Referring also to
The planar antenna 20 comprises a radiating body 21, a feeding portion 22, a first metallic ground plane 24 and a second metallic ground plane 25.
The radiating body 21 transmits and receives radio frequency (RF) signals, and is printed on the first surface 102. The radiating body 21 comprises a meandering first radiating portion 212 extending away to the feeding portion 22, and an L-shaped second radiating portion 214 extending away to the feeding portion 22 next to the first radiating portion 212. The first radiating portion 212 comprises an open end 2122 located at an extending end thereof to point toward the second radiating portion 214, and a connecting portion 2124 located at another end thereof. The second radiating portion 214 comprises a free end 2144 located at an extending end thereof to point toward the first radiating portion 212, and an end 2146 connected to the connecting portion 2124. A first gap 26 is formed between the free end 2144 and the open end 2122. The open end 2122, the first gap 26, and the free end 2144 are aligned with one another. The second radiating portion 214 is electrically connected to the connecting portion 2124 via the end 2146 thereof. The second radiating portion 214 comprises a short portion 2142 positioned in a right-angled corner thereof. The short portion 2142 is electrically connected to ground.
In an alternative embodiment, the number of overlapping portions of the first radiating portion 212 can be varied.
In the exemplary embodiment, the first radiating portion 212 increases bandwidth of the planar antenna 20.
In the embodiment, the route of the electromagnetic wave is indirect, allowing precise control over the length of the route followed by the electromagnetic wave. The length of the route of the electromagnetic wave from the open end 2122 to the short portion 2142 must be kept to a predetermined length, such as substantially a fourth of the working wavelength of the planar antenna 20, and so the route is configured in a switchback pattern. Therefore, relatively speaking, the planar antenna 20 of the present invention is configured in a compact manner allowing use in newer smaller wireless communication devices. That is, the planar antenna 20 has a lower profile and a smaller size.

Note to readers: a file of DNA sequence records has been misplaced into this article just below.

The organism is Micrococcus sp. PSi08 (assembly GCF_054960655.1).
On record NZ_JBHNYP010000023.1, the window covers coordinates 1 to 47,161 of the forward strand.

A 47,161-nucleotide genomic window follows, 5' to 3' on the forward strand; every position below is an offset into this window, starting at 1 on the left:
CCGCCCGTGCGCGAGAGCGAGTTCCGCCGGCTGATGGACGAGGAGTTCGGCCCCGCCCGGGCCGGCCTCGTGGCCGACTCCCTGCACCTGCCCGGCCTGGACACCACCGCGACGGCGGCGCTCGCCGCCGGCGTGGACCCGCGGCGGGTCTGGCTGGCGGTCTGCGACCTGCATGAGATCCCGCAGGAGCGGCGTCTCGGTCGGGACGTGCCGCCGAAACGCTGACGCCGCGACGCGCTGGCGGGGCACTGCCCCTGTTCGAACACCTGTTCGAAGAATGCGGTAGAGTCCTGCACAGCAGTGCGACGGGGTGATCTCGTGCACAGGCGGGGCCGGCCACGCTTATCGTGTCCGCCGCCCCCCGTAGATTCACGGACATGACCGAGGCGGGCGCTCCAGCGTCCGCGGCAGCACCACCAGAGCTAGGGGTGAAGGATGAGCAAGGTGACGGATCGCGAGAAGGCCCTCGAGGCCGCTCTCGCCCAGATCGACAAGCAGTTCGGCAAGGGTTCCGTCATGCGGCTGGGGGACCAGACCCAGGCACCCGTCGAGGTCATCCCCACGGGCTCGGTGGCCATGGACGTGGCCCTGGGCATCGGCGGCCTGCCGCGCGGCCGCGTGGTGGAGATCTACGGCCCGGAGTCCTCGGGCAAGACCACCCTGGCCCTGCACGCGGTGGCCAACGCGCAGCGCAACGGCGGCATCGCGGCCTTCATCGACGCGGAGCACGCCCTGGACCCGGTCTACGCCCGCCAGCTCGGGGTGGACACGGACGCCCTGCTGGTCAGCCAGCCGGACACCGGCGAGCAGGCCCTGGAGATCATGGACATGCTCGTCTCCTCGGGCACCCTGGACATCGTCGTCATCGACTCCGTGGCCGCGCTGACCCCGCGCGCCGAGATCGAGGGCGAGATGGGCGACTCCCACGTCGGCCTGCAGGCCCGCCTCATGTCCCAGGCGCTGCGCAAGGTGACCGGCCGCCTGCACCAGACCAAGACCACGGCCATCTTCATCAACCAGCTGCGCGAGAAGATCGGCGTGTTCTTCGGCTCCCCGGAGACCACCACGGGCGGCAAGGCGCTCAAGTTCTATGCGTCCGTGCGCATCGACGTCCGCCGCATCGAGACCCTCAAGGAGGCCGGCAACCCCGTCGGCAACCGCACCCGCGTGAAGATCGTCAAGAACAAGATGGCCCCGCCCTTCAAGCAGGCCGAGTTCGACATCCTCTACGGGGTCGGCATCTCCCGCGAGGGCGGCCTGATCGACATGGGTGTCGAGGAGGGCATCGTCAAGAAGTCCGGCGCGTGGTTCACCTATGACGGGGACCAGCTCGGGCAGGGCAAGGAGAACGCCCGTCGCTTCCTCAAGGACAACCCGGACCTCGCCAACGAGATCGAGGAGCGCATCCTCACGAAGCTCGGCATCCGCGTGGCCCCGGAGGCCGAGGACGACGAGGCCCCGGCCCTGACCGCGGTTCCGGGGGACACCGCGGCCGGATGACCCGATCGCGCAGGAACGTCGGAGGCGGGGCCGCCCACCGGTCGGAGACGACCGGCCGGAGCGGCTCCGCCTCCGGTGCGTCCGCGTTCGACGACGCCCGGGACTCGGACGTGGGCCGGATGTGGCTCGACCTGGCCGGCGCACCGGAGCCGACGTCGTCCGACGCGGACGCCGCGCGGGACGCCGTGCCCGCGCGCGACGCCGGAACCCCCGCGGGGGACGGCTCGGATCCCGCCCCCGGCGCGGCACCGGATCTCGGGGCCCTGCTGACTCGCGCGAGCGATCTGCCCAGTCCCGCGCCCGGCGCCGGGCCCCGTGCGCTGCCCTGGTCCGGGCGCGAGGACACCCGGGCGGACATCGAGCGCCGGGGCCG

In addition, the planar antenna 20 has a better radiation pattern due to the first radiating portion 212. And, the planar antenna 20 has a lower profile and a smaller size because of the first gap 26 formed between the free end 2144 and the open end 2122.
The feeding portion 22 is electrically connected to the connecting portion 2124, for feeding signals. The feeding portion 22 is substantially parallel to the second radiating portion 214 between the short portion 2142 and the free end 2144, and is also electrically connected to a matching circuit (not shown), for generating a matching impedance.
The first metallic ground plane 24 is printed on the second surface 104 of the substrate 10, and is electrically connected to the short portion 2142 of the second radiating portion 214 through a via 23.
The second metallic ground plane 25 is printed on the first surface 102 of the substrate 10, and adjacent to the second radiating portion 214 and the feeding portion 22. An L-shaped second gap 27 is formed between the second metallic ground plane 25, and the second radiating portion 214 and the feeding portion 22. Thus, the planar antenna 20 has a better return loss due to the second gap 27.
With the above-described configuration, the planar antenna 20 has a lower profile, a smaller size, a better return loss, and an omni-directional radiation pattern.
Although various embodiments have been described above, the structure of the planar antenna should not be construed to be limited for use in respect of IEEE 802.11 only. When the size and/or shape of the planar antenna is changed or configured appropriately, the planar antenna can function according to any of various desired communication standards or ranges. Further, in general, the breadth and scope of the invention should not be limited by the above-described exemplary embodiments, but should be defined only in accordance with the following claims and their equivalents.
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|U.S. Classification||343/700.0MS, 343/829, 343/895, 343/846|
|Cooperative Classification||H01Q9/42, H01Q1/38|
|European Classification||H01Q9/42, H01Q1/38|
|Dec 22, 2006||AS||Assignment|
Owner name: HON HAI PRECISION INDUSTRY CO., LTD., TAIWAN
Free format text: ASSIGNMENT OF ASSIGNORS INTEREST;ASSIGNORS:CHUNG, CHO-JU;CHU, TENG-HUEI;REEL/FRAME:018670/0381
Effective date: 20061219
|Sep 20, 2011||FPAY||Fee payment|
Year of fee payment: 4
|Dec 4, 2015||FPAY||Fee payment|
Year of fee payment: 8